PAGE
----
Naturally, Mam came. My dad said that she set a world record for slipping her shoes on and grabbing her purse. Mam is the most responsible driver Small Town, USA can boast of, but I have heard tales that she may have broken a few driving regulations to make it to us in something less than six minutes.

Naturally, she took over like a whirlwind. She had the baby boy cleaned up and fresh crib bedding on in seconds. She had the washing machine going. She had Cloroxed my bathroom, mopped the bedroom floor, brought me a 7-Up, and heated a bottle to give to the boy, since he had just emptied his tummy.

Hubs later said, “I don’t know how she does it, but your mom is amazing with double GPEs.”

And all of this is to simply say this one thing: We made it through the night last night, with absolutely no GPE. The boy has set a new record for himself. He went to bed at 6:20 last night, and he was asleep by 6:22. I looked at Hubs and told him that I was prepared for the worst, and Puke Watch ’10 began in earnest. Hubs announced that he’d probably be sleeping in the basement.

The basement, which is far away from the sound of a full-throttle, totally-engaged-and-in-progress GPE.

I think that I woke up exactly forty-seven times last night, as I kept checking. And listening. And waiting for the hit.

And nothing!

The boy’s alarm went off at 6:15 this morning, and he popped out of bed to assure us that he felt marvelous! He showered, dressed, made his bed, ate two Pop Tarts (Shhh! Don’t tell his teacher, who thinks that he should have a nutritious breakfast for the state testing that their class is undergoing right now!), brushed his teeth, made coffee and chai tea for Hubs and me, and practiced his piano songs.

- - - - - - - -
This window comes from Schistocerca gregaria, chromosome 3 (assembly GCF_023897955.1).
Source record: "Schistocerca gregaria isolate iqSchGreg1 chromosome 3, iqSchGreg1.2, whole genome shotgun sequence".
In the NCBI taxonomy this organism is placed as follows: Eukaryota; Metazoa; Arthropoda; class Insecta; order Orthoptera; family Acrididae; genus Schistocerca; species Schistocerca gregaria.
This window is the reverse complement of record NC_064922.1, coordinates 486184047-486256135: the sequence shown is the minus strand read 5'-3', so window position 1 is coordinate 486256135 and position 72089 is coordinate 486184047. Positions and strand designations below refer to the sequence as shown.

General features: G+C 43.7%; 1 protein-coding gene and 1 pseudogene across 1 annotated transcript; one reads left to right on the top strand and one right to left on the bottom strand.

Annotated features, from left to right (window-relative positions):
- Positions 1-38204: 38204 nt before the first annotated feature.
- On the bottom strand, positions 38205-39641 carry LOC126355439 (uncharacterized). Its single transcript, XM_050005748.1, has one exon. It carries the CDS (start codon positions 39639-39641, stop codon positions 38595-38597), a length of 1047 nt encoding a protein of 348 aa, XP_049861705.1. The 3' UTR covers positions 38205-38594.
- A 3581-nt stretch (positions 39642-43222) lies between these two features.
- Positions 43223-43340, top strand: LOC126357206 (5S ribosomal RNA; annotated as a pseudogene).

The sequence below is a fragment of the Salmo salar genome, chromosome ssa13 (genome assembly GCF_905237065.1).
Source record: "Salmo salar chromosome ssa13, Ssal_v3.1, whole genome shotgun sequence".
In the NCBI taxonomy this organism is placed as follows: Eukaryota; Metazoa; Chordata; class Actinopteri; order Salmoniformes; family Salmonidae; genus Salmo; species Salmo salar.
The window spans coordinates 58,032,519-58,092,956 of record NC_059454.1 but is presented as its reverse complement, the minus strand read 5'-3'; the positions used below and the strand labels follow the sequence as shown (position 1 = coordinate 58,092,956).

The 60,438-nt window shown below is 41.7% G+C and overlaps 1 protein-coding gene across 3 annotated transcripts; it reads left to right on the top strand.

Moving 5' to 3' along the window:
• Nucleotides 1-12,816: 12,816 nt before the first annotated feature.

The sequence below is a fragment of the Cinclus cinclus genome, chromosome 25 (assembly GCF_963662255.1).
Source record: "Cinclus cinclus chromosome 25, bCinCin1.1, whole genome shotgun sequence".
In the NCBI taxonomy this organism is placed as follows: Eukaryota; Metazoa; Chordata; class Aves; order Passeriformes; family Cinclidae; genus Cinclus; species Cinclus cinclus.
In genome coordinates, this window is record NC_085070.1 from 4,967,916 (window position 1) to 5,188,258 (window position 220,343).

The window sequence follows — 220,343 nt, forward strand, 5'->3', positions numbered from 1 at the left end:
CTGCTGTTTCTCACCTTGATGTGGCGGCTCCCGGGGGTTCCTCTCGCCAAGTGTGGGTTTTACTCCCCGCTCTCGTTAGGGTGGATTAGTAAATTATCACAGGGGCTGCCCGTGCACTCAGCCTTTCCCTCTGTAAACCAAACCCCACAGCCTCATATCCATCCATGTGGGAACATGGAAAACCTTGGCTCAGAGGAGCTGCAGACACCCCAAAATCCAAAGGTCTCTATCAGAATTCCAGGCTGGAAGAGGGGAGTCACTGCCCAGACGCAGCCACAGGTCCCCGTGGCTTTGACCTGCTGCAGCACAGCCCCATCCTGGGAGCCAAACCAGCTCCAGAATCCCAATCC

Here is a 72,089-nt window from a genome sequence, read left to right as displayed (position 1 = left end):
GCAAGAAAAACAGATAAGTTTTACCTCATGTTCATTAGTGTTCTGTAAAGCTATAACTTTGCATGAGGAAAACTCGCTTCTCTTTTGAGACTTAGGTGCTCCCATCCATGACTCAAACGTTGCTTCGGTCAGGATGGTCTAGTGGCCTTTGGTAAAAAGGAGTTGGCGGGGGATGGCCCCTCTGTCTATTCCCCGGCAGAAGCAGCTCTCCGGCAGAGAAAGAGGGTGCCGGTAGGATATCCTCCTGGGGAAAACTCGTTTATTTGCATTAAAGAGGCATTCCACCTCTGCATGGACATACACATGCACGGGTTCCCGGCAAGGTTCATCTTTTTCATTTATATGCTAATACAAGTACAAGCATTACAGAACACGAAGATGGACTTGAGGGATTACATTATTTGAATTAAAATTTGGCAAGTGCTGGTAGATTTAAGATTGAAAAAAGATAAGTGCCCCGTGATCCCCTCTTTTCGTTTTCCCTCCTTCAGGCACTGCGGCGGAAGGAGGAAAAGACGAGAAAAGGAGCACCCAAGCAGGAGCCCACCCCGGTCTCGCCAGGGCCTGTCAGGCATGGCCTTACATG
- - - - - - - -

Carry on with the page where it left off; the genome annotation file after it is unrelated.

He laughed. He giggled. He chased the cats. He was well-rested, after twelve hours’ worth of sleep.

And I stand amazed that we got through Puke Watch ’10 without an episode.

And, for the record, we had the boy in to see his pediatrician over Christmas break. Regardless of the fact that he throws his vitamins and minerals all over everywhere during a GPE, the boy has grown and thrived. He is now in the 15th percentile for height, and the 20th percentile for weight.

We may make it to the NBA yet!